Audi shows its e-tron Spyder at Le Mans

Audi shows its e-tron Spyder at Le Mans

Audi have used the 79th running of the Le Mans 24 Hours to showcase its latest innovative model – the e-tron Spyder concept car with plug-in hybrid drive technology.

In the run-up to the race, the e-tron Spyder joined the “LeMans vers le futur” demonstration drive, whilst an Audi Q5 hybrid quattro joined Audi’s exhibit in the Racing Village next to the Audi Fan Area. The Audi R8 GT Spyder also made its debut on Friday night before the 24-hour race.

Audi at Le Mans

Backed by the power of three propulsion units, the Audi e-tron Spyder uses two asynchronous electric motors to drive the front wheels with a combined 86 bhp of power and 352 Nm (259.62 lb-ft) of torque. In front of the rear axle sits a twin-turbocharged 3.0 TDI, mounted longitudinally in the direction of travel. It pumps out up to 296 bhp of power and 650 Nm (479.42 lb-ft) of torque, which are channelled to the rear wheels via a seven-speed S tronic gearbox. The V6 engine, currently making its production debut in the A6 Avant, is a highly sophisticated powerplant, emitting a sonorous growl when under load.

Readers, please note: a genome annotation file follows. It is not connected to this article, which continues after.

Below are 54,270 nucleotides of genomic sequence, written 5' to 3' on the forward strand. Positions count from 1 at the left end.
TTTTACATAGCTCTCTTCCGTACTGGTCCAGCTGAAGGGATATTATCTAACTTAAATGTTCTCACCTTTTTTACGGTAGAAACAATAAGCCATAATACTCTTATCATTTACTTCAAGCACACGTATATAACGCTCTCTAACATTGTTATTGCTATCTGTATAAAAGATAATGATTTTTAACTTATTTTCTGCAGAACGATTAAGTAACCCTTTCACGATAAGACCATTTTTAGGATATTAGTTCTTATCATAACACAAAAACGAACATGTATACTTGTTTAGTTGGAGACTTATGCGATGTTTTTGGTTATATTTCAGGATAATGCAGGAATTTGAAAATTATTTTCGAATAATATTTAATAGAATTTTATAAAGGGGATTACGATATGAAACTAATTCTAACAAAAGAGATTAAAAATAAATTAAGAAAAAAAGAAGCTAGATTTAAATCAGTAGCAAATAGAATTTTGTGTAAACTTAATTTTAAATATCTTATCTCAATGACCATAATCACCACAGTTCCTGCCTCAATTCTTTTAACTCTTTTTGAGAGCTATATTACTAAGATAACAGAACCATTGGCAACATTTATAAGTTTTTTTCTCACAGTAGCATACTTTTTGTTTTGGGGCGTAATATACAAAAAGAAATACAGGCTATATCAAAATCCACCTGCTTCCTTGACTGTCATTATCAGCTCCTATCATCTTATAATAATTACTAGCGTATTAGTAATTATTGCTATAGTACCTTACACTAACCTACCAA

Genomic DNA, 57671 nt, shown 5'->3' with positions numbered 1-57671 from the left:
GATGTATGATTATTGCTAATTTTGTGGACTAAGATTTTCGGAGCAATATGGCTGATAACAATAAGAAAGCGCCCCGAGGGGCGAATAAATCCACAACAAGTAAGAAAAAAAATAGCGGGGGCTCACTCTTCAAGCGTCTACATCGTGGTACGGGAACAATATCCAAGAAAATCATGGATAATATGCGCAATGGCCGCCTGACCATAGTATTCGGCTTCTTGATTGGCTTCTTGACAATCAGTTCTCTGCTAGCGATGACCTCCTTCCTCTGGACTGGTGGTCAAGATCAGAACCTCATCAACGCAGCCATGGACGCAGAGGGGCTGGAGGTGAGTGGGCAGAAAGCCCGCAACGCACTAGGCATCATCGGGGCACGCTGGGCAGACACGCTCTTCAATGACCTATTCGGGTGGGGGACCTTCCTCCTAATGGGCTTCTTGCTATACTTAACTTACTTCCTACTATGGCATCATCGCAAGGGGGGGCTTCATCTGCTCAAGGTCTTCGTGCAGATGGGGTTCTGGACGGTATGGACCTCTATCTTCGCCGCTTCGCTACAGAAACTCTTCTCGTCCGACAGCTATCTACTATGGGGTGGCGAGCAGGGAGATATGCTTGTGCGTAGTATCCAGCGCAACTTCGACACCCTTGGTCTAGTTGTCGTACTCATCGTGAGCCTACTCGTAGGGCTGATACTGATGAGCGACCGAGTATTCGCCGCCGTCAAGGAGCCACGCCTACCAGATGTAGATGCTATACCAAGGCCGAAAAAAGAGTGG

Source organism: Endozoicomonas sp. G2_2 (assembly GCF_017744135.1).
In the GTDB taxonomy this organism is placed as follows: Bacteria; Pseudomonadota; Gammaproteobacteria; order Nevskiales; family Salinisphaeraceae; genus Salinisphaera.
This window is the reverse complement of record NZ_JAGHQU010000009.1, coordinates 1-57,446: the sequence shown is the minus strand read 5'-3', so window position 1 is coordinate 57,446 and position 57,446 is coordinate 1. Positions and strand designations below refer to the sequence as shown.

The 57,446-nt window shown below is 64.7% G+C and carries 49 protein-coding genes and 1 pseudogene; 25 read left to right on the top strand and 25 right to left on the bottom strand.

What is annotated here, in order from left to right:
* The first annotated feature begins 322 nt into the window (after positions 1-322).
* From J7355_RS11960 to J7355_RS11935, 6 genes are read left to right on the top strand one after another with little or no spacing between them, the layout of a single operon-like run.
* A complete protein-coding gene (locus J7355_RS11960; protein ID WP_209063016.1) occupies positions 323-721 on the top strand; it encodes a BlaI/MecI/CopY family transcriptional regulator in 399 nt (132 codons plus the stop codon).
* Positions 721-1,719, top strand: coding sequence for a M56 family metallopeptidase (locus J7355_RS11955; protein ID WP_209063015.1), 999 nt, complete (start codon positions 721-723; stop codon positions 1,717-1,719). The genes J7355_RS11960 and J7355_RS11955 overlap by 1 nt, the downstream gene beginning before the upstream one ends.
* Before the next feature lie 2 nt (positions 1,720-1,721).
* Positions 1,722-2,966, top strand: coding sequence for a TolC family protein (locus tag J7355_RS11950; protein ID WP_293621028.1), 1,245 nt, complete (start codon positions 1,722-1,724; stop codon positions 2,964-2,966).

The three units can summon up their power separately or in unison. The maximum system output is 383 bhp, with a maximum system torque of over 900 Nm (663.81 lb-ft). The lithium-ion battery, which takes about one hour to charge up at an electrical outlet, is located in the front section of the car and stores up to 9.1 kWh of energy.

At just 1,450 kilograms the Audi e-tron Spyder accelerates from zero to 62 mph in 4.4 seconds and reaches an electronically governed top speed of 155 mph. In keeping with the proposed standard for plug-in hybrids, it consumes a mere 2.2 litres of fuel per 100 km (128 mpg) on average and emits just 59 grams of CO2 per km. In all-electric mode, it has a range of 31 miles and a top speed of 37 mph, and on one fill-up of the 50-litre tank the open two-seater can travel over 621 miles between refills.

Audi e-tron Spyder

Under normal driving conditions, the drive management system sends 75 percent of the power to the rear wheels and 25 percent to the front wheels, but the system selectively applies the brakes to slow the wheels individually or provide precise, millisecond-long surges of power to specific wheels in order to speed them up, allowing understeer and oversteer to be nipped in the bud. This high-precision torque vectoring system marks a new stage of evolution for the quattro drive – the e-tron quattro.